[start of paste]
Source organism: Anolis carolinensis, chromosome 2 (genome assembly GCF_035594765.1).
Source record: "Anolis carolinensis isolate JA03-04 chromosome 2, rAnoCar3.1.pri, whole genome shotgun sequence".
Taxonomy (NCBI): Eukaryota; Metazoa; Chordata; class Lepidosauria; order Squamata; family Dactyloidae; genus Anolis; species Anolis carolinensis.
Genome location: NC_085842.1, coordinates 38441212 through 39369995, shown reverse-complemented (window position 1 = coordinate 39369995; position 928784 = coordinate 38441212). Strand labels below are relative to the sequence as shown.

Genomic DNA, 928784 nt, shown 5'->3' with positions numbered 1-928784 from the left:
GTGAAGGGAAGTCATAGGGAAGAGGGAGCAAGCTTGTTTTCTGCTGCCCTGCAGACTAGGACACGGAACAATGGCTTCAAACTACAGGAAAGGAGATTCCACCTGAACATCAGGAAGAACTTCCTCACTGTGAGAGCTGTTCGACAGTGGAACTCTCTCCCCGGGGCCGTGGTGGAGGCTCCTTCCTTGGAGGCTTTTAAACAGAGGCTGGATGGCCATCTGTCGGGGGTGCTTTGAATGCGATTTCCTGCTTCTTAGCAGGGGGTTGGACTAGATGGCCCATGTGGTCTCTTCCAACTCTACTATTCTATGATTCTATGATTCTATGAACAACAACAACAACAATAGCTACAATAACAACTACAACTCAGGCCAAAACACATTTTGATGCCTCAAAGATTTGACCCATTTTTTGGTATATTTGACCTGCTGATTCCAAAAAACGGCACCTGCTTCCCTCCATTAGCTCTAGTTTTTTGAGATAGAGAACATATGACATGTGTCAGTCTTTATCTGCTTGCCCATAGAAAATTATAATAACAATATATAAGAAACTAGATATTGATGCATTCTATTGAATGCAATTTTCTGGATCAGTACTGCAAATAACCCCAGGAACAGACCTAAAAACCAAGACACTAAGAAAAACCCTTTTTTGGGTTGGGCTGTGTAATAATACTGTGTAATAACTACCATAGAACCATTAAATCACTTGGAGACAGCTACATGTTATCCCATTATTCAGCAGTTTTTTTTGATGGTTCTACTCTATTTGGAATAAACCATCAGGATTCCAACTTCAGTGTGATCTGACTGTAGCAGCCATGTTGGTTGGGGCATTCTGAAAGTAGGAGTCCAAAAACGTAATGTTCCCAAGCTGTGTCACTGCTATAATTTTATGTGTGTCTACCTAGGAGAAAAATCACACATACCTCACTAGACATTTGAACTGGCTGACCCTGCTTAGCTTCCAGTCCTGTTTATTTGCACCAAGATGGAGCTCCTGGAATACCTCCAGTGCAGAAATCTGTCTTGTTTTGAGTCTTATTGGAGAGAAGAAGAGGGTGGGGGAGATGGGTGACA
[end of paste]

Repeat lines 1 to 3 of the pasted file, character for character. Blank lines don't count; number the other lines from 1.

Source organism: Anolis carolinensis, chromosome 2 (genome assembly GCF_035594765.1).
Source record: "Anolis carolinensis isolate JA03-04 chromosome 2, rAnoCar3.1.pri, whole genome shotgun sequence".
Taxonomy (NCBI): Eukaryota; Metazoa; Chordata; class Lepidosauria; order Squamata; family Dactyloidae; genus Anolis; species Anolis carolinensis.